Tuesday, June 23, 2015

The Democrats sham outrage over the Confederate flag. They own it. Segregation? They own it. The race card is their political tool.

Hillary Clinton Not Talking About ’92 Clinton-Gore Confederate Campaign Button

It’s unclear if the Clinton-Gore Confederate flag campaign button that has been prominent on social mediawas an official part of their 1992 presidential campaign.
And Hillary Clinton isn’t clarifying, nor is her team responding to questions about her husband honoring the flag as Arkansas governor in 1987.
Credit: ebay
Credit: eBay
TheBlaze left phone and email messages with the Clinton campaign Monday inquiring whether the button, and other similar designs sold on eBay, was part of the official campaign of Bill Clinton and Al Gore.
TheBlaze also asked if the former Arkansas first lady opposed now or opposed then an act signed by her husband honoring the Confederate flag. The Clinton campaign did not respond to either question.
The Confederate battle flag has become an issue following last week’s shooting massacre at a black church in Charleston, South Carolina. The Confederate flag is still flown on the South Carolina Capitol grounds. After increasing calls for its removal, Gov. Nikki Haley (R) on Monday called for the flag to finally come down.
Republican presidential candidates were reluctant to take a firm stand on the matter over the weekend. Hillary Clinton spoke about race relations on Friday in San Francisco, but did not mention the Confederate flag, according to the campaign’s transcript. Clinton did, however, call for the flag to be removed from the South Carolina capitol in 2007 during her first presidential campaign.
As for the 1992 buttons, the Washington Post speculated on whether they were part of the official 1992 Clinton-Gore campaign.
One indicator that it isn’t official is that it lacks a union “bug,” the little marker showing that a piece of campaign material was printed in a union shop. If you look at other Clinton-Gore buttons, nearly all — but not all — have a bug somewhere …
The politics then were less complicated than they are now. It’s believable that Clinton and Gore might have had a Confederate button, though we don’t know for sure that they did. What the reemergence of the buttons now shows, if nothing else, is that the history of the rebellious South continues to resonate and continues to evolve, year by year, as a component of American politics.
In 1987, then-Arkansas Gov. Bill Clinton signed Act 116. It had little consequences other than to reaffirm the state’s language that honored the stars on the Arkansas flag as commemorating the Confederate flag. The act specifically says, “The blue star above the word ‘ARKANSAS’ is to commemorate the Confederate States of America.”

by MARK R. LEVIN December 10, 2002 1:55 PM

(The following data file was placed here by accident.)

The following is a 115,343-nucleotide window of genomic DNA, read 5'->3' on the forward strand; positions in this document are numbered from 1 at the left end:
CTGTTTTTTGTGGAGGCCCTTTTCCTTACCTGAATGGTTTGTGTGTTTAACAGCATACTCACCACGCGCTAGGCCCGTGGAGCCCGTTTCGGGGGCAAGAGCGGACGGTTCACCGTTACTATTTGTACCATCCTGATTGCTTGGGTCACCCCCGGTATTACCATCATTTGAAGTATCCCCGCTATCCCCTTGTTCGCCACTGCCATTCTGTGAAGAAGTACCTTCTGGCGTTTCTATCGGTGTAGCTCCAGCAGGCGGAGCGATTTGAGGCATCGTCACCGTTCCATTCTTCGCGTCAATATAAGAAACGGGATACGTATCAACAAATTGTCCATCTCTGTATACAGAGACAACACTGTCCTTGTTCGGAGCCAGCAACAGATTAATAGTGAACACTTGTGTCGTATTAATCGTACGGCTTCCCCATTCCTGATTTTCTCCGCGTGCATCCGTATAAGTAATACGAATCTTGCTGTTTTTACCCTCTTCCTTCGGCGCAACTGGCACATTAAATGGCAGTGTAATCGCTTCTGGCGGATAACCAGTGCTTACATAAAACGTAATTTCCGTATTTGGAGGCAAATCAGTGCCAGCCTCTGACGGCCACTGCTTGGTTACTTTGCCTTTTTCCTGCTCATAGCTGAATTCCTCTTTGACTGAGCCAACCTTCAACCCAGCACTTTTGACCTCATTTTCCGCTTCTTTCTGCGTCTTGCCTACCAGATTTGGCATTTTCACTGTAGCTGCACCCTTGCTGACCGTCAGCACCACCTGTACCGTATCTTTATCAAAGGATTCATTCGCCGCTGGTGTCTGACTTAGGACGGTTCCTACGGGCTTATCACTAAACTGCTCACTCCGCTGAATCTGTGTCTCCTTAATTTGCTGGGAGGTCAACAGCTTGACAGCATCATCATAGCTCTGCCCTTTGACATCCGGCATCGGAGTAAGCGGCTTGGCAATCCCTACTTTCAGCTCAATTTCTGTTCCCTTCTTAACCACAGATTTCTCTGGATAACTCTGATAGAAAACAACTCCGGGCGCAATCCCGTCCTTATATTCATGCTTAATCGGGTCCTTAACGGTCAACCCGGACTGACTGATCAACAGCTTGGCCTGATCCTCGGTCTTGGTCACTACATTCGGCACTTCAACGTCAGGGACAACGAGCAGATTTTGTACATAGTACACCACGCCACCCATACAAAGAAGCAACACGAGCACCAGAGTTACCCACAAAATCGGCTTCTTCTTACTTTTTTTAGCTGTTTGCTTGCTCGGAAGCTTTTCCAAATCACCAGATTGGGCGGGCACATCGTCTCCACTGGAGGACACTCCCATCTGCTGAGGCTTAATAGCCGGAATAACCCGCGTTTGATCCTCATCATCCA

Looking beyond Trent Lott’s gaffe. In Tuesday, October 22, 2002, Bill Clinton traveled to Fayetteville, Arkansas to honor the life of the late Arkansas senator, J. William Fulbright by dedicating a seven-foot-tall bronze statue of the man. According to the Arkansas Democrat-Gazette, “The $100,000 sculpture is the final [expenditure] of an $850,000 fundraising campaign for a project to honor Fulbright. The $750,000 fountain was dedicated October 24, 1998.” Among other things, Clinton said, “If [Fulbright] were here today, I’m sure he would caution us not to be too utopian in our expectations, but rather utopian in our values and vision.” And back on May 5, 1993, in what the Washington Post characterized as a “… moving 88th birthday ceremony for former senator William Fulbright, President Clinton last night bestowed the Presidential Medal of Freedom on the man he described as a visionary humanitarian, a steadfast supporter of the values of education, and ‘my mentor.’” Clinton added, “It doesn’t take long to live a life. He made the best of his, and helped us to have a better chance to make the best of ours.…The American political system produced this remarkable man, and my state did, and I’m real proud of it.” Of course, the man Clinton was praising, who he called his “mentor,” who supposedly embraced utopian values and made the world a better place for everyone, was also a rabid segregationist. In 1956, Fulbright was one of 19 senators who issued a statement entitled the “Southern Manifesto.” This document condemned the 1954 U.S. Supreme Court decision in Brown v. Board of Education. Its signers stated, among other things, that “We commend the motives of those States which have declared the intention to resist forced integration by any lawful means.” They stated further, “We pledge ourselves to use all lawful means to bring about reversal of this decision which is contrary to the Constitution and to prevent the use of force in its implementation.” Of course, in 1957, the first serious challenge to Brown occurred in Fulbright’s backyard. Fulbright’s Democrat colleague, Arkansas Governor Orval Faubus (another early Clinton backer) ordered the National Guard to surround Central High School in Little Rock to prevent nine black students from attending the school. President Dwight Eisenhower dispatched the 101st Airborne Division to protect these teenagers and enforce the Supreme Court’s decision. Fulbright later voted against the 1964 Civil Rights Act. He voted against the 1965 Voting Rights Act. And he did so because he believed in separating the races — in schools and other public places. He was a segregationist, heart and soul. Now, given the turmoil surrounding Trent Lott’s foolish statement last week about Strom Thurmond’s 1948 presidential campaign, you’d think there would have been at least some outcry when Bill Clinton lionized Fulbright a mere six weeks ago, or when he awarded him the Presidential Medal of Freedom in 1993. But there was nothing in the Washington Post admonishing Clinton, which today published a scathing editorial against Lott. There was no criticism in the New York Times, which today is running a vicious column by Paul Krugman implying that Lott is an overt racist. And while I’m on the subject, I don’t remember some of the conservatives now voicing outrage at Lott holding Clinton to the same standard either in 1993 or October of this year. But I’m not making excuses for Trent Lott. He should have apologized for his insensitive comments, and he did. Nor am I making excuses for Strom Thurmond’s past. I’m questioning the hypocrisy of selective moral outrage by the Left.